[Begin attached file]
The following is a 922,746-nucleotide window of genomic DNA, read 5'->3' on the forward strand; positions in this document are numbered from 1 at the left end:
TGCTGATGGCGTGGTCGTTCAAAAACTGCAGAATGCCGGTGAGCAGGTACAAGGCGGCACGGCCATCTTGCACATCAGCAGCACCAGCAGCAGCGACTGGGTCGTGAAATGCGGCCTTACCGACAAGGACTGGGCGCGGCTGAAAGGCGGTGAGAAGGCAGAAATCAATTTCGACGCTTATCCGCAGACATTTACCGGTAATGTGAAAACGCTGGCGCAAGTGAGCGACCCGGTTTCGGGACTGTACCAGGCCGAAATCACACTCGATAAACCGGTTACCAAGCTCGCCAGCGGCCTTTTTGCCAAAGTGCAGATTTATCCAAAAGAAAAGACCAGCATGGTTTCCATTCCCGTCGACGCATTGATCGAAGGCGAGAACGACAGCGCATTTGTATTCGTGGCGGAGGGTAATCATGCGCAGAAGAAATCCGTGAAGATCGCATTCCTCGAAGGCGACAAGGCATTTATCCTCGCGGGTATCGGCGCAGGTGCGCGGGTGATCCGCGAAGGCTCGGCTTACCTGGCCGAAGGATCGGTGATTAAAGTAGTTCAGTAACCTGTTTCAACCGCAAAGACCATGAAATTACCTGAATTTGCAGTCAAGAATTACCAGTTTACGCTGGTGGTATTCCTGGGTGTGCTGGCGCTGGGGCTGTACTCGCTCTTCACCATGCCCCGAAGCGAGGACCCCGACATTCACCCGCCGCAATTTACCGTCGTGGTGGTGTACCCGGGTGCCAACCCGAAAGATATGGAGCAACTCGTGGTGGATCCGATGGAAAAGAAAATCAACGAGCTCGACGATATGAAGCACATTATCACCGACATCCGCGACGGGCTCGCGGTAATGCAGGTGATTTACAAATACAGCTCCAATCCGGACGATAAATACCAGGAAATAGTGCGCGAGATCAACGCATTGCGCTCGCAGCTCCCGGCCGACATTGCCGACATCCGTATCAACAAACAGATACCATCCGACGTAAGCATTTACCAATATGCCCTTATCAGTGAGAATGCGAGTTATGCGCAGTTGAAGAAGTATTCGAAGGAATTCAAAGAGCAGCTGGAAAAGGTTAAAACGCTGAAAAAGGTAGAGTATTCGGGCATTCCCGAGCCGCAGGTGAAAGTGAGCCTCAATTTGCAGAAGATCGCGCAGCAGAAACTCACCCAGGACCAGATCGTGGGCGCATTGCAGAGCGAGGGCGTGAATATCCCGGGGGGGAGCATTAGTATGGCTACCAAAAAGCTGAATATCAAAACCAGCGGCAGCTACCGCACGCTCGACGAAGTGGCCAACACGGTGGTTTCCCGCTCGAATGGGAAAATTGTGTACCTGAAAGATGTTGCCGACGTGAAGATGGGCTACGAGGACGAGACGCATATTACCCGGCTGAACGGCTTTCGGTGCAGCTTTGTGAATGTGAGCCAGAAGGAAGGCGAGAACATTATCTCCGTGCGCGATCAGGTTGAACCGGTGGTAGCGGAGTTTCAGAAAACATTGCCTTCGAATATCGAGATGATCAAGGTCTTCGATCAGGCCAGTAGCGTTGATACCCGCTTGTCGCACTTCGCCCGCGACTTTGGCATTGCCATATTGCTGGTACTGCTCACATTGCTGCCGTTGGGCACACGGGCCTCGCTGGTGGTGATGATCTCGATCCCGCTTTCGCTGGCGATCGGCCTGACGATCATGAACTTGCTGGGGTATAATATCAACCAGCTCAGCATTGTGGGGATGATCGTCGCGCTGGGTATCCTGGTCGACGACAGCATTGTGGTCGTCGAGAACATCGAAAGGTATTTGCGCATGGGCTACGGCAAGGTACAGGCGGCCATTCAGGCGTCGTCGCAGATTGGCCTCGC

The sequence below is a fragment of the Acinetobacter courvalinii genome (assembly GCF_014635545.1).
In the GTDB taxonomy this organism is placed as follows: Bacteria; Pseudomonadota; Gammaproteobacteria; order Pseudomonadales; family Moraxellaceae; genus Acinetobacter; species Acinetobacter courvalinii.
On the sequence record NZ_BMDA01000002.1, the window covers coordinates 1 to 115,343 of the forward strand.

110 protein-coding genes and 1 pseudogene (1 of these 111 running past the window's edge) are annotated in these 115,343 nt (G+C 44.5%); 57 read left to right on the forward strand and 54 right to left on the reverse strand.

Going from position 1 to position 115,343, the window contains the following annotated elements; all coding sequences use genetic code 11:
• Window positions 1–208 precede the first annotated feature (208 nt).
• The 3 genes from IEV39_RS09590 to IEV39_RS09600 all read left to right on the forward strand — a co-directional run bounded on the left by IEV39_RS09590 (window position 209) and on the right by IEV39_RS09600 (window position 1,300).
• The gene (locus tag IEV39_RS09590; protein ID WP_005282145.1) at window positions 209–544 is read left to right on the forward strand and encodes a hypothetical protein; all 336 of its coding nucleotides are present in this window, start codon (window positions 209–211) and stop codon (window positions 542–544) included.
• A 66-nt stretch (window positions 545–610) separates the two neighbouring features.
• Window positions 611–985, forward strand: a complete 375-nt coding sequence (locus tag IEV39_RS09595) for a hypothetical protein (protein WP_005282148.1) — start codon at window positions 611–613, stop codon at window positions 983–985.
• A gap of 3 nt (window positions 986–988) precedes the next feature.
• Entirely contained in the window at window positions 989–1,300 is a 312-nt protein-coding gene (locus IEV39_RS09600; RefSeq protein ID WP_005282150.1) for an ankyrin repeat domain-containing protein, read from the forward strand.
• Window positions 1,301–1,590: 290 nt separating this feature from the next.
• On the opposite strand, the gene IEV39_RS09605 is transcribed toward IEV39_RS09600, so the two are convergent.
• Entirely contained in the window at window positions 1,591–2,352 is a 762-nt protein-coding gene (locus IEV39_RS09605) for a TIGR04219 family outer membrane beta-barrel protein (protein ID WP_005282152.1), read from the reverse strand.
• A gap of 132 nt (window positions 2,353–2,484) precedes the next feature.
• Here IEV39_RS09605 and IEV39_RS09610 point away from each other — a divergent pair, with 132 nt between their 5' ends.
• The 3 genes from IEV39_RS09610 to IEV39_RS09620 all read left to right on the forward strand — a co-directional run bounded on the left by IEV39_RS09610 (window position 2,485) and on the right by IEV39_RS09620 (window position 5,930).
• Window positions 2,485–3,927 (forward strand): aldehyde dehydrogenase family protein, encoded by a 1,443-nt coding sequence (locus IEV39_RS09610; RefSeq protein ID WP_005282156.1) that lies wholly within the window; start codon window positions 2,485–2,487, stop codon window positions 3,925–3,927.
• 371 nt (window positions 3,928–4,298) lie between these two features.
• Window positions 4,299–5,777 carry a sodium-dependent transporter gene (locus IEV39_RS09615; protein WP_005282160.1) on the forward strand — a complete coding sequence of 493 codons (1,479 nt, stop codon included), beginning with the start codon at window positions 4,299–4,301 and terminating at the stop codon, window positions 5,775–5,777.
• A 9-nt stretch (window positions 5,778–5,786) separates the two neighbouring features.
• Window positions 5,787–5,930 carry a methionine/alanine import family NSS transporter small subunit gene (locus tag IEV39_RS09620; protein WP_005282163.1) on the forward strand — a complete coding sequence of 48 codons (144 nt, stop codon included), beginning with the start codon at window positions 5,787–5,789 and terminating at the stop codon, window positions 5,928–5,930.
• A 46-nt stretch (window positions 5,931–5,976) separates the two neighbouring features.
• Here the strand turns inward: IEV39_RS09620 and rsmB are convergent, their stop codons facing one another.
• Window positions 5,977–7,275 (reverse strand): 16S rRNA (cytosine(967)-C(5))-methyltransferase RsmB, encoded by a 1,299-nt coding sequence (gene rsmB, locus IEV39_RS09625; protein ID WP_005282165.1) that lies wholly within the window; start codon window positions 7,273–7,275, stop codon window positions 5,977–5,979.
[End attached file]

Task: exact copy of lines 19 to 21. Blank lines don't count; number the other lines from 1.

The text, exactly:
• Here IEV39_RS09605 and IEV39_RS09610 point away from each other — a divergent pair, with 132 nt between their 5' ends.
• The 3 genes from IEV39_RS09610 to IEV39_RS09620 all read left to right on the forward strand — a co-directional run bounded on the left by IEV39_RS09610 (window position 2,485) and on the right by IEV39_RS09620 (window position 5,930).
• Window positions 2,485–3,927 (forward strand): aldehyde dehydrogenase family protein, encoded by a 1,443-nt coding sequence (locus IEV39_RS09610; RefSeq protein ID WP_005282156.1) that lies wholly within the window; start codon window positions 2,485–2,487, stop codon window positions 3,925–3,927.